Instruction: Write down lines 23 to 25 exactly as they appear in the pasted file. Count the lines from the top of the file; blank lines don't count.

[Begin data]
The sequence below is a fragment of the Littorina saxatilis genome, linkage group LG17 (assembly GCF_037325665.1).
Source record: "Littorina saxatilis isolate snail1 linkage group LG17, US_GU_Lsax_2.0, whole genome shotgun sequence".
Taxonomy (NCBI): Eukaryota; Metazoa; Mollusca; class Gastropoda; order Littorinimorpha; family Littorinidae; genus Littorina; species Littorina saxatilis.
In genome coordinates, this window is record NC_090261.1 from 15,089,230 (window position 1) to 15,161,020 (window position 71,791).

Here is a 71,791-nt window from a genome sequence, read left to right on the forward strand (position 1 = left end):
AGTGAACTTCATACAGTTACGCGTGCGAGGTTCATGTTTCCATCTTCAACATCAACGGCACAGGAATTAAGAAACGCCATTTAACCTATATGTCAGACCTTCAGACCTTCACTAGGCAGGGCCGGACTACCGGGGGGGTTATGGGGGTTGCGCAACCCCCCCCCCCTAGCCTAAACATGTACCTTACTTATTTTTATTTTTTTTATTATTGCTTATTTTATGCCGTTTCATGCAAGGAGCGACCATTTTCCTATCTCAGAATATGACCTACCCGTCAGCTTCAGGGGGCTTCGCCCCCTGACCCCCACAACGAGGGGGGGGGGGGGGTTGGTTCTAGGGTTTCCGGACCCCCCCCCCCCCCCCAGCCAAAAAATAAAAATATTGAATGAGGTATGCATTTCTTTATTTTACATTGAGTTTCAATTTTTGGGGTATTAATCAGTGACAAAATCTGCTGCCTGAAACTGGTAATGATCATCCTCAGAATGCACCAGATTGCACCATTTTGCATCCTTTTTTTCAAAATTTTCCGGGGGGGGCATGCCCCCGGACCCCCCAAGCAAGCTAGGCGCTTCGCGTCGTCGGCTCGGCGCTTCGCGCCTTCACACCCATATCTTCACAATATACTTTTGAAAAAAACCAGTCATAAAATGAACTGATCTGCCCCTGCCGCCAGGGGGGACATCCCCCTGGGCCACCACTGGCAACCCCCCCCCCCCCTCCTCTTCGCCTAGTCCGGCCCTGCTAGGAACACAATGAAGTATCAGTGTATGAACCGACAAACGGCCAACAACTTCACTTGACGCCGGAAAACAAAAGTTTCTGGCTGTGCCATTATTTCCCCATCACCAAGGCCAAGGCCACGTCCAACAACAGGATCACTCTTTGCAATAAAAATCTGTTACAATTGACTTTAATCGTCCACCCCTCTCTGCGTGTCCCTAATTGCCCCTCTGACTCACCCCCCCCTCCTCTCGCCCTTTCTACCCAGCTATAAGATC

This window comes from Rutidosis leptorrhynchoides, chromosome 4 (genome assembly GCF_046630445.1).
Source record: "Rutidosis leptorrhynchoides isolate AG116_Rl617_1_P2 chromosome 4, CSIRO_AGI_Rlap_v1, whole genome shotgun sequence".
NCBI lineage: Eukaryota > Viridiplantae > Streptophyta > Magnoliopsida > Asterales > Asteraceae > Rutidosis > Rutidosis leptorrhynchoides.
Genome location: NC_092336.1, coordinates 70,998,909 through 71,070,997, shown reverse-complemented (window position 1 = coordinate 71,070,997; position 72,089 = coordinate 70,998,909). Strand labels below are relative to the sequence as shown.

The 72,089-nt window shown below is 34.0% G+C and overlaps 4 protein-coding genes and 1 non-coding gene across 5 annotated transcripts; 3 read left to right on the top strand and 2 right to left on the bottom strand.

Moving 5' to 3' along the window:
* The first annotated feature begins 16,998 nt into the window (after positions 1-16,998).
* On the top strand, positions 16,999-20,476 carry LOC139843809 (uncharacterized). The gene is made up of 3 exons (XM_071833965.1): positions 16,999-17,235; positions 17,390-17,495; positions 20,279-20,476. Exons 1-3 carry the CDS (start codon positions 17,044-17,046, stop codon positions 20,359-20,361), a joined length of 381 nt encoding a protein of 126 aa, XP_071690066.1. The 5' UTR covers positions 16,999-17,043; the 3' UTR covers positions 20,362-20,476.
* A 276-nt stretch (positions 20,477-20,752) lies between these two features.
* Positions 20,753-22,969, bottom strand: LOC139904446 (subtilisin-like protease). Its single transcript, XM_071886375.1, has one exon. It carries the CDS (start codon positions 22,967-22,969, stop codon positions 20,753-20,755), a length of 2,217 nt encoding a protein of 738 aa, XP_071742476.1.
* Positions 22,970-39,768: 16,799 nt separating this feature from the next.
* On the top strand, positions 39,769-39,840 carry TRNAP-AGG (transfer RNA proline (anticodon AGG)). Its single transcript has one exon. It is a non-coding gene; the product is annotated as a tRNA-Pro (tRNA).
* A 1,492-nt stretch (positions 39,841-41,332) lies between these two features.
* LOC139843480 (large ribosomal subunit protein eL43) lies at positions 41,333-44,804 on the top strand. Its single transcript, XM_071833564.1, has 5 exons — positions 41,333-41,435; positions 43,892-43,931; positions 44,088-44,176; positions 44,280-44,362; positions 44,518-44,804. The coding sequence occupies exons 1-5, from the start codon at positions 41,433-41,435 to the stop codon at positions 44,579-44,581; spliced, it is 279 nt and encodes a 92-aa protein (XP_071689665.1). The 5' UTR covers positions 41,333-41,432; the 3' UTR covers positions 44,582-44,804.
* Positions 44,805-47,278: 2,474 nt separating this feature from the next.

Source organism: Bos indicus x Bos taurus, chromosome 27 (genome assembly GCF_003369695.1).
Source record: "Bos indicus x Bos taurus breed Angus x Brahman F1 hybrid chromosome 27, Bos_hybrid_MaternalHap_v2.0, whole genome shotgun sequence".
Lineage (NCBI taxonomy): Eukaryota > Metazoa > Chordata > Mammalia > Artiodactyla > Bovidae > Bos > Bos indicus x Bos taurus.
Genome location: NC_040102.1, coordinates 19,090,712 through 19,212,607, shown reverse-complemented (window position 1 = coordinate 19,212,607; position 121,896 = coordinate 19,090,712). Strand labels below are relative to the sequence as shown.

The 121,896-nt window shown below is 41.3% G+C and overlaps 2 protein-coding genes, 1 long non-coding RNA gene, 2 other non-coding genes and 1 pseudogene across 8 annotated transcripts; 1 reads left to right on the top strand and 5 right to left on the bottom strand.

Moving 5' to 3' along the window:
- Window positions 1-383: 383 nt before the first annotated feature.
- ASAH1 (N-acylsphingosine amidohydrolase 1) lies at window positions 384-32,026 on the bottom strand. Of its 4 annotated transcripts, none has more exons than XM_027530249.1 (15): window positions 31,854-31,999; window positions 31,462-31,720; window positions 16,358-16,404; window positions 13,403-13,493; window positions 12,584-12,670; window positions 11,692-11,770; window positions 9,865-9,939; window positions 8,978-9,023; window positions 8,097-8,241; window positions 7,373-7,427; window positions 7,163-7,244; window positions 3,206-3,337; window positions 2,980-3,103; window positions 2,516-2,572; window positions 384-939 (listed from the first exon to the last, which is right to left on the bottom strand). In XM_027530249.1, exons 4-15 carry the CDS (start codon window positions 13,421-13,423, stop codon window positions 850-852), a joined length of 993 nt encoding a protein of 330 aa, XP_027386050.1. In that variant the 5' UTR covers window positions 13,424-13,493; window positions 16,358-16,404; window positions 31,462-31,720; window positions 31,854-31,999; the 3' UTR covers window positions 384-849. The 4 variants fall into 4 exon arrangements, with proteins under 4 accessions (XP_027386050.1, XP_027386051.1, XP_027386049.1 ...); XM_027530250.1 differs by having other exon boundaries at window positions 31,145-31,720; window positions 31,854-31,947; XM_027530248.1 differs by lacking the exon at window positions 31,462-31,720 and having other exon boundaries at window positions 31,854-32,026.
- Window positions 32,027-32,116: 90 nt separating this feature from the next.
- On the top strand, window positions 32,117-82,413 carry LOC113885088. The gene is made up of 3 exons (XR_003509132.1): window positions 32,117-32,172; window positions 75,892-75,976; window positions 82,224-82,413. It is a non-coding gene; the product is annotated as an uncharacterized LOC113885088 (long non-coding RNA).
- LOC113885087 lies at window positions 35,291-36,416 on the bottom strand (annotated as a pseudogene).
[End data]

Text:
Source record: "Bos indicus x Bos taurus breed Angus x Brahman F1 hybrid chromosome 27, Bos_hybrid_MaternalHap_v2.0, whole genome shotgun sequence".
Lineage (NCBI taxonomy): Eukaryota > Metazoa > Chordata > Mammalia > Artiodactyla > Bovidae > Bos > Bos indicus x Bos taurus.
Genome location: NC_040102.1, coordinates 19,090,712 through 19,212,607, shown reverse-complemented (window position 1 = coordinate 19,212,607; position 121,896 = coordinate 19,090,712). Strand labels below are relative to the sequence as shown.